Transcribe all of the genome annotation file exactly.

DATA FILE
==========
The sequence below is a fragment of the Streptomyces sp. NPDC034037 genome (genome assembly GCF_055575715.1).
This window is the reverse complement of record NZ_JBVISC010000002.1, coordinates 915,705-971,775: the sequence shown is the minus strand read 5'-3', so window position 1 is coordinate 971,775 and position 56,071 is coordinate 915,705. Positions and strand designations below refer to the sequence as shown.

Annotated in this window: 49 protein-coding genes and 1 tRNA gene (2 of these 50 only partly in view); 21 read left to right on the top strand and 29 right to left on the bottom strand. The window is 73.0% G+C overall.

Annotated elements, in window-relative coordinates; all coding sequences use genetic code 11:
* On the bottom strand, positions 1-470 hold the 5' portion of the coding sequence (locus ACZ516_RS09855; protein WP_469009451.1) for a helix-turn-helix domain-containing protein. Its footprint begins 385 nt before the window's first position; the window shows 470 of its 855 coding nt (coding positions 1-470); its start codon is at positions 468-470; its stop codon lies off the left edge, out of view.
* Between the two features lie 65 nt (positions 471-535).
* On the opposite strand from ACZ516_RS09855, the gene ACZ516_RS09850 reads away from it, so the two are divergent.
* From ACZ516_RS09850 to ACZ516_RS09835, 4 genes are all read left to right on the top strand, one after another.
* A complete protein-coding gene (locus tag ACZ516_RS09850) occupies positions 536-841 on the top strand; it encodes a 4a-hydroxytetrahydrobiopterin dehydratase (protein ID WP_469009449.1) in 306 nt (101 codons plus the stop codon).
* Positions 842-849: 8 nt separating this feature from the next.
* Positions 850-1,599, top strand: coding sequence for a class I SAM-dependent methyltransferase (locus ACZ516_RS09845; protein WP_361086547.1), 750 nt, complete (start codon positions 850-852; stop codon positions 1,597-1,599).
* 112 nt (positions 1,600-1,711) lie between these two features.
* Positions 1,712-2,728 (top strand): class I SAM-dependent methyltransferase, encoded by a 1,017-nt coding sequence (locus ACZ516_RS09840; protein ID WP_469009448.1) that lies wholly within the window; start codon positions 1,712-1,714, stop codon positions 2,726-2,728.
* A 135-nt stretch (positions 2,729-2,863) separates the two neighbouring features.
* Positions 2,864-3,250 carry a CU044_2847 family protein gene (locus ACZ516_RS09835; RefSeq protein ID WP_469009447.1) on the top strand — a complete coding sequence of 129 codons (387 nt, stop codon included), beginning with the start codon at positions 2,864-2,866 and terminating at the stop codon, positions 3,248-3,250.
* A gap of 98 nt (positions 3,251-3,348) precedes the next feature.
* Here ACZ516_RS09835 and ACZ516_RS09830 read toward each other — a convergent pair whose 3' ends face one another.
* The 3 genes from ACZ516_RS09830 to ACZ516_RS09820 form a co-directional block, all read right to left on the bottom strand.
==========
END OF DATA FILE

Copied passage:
The sequence below is a fragment of the Streptomyces sp. NPDC034037 genome (genome assembly GCF_055575715.1).
This window is the reverse complement of record NZ_JBVISC010000002.1, coordinates 915,705-971,775: the sequence shown is the minus strand read 5'-3', so window position 1 is coordinate 971,775 and position 56,071 is coordinate 915,705. Positions and strand designations below refer to the sequence as shown.

Annotated in this window: 49 protein-coding genes and 1 tRNA gene (2 of these 50 only partly in view); 21 read left to right on the top strand and 29 right to left on the bottom strand. The window is 73.0% G+C overall.

Annotated elements, in window-relative coordinates; all coding sequences use genetic code 11:
* On the bottom strand, positions 1-470 hold the 5' portion of the coding sequence (locus ACZ516_RS09855; protein WP_469009451.1) for a helix-turn-helix domain-containing protein. Its footprint begins 385 nt before the window's first position; the window shows 470 of its 855 coding nt (coding positions 1-470); its start codon is at positions 468-470; its stop codon lies off the left edge, out of view.
* Between the two features lie 65 nt (positions 471-535).
* On the opposite strand from ACZ516_RS09855, the gene ACZ516_RS09850 reads away from it, so the two are divergent.
* From ACZ516_RS09850 to ACZ516_RS09835, 4 genes are all read left to right on the top strand, one after another.
* A complete protein-coding gene (locus tag ACZ516_RS09850) occupies positions 536-841 on the top strand; it encodes a 4a-hydroxytetrahydrobiopterin dehydratase (protein ID WP_469009449.1) in 306 nt (101 codons plus the stop codon).
* Positions 842-849: 8 nt separating this feature from the next.
* Positions 850-1,599, top strand: coding sequence for a class I SAM-dependent methyltransferase (locus ACZ516_RS09845; protein WP_361086547.1), 750 nt, complete (start codon positions 850-852; stop codon positions 1,597-1,599).
* 112 nt (positions 1,600-1,711) lie between these two features.
* Positions 1,712-2,728 (top strand): class I SAM-dependent methyltransferase, encoded by a 1,017-nt coding sequence (locus ACZ516_RS09840; protein ID WP_469009448.1) that lies wholly within the window; start codon positions 1,712-1,714, stop codon positions 2,726-2,728.
* A 135-nt stretch (positions 2,729-2,863) separates the two neighbouring features.
* Positions 2,864-3,250 carry a CU044_2847 family protein gene (locus ACZ516_RS09835; RefSeq protein ID WP_469009447.1) on the top strand — a complete coding sequence of 129 codons (387 nt, stop codon included), beginning with the start codon at positions 2,864-2,866 and terminating at the stop codon, positions 3,248-3,250.
* A gap of 98 nt (positions 3,251-3,348) precedes the next feature.
* Here ACZ516_RS09835 and ACZ516_RS09830 read toward each other — a convergent pair whose 3' ends face one another.
* The 3 genes from ACZ516_RS09830 to ACZ516_RS09820 form a co-directional block, all read right to left on the bottom strand.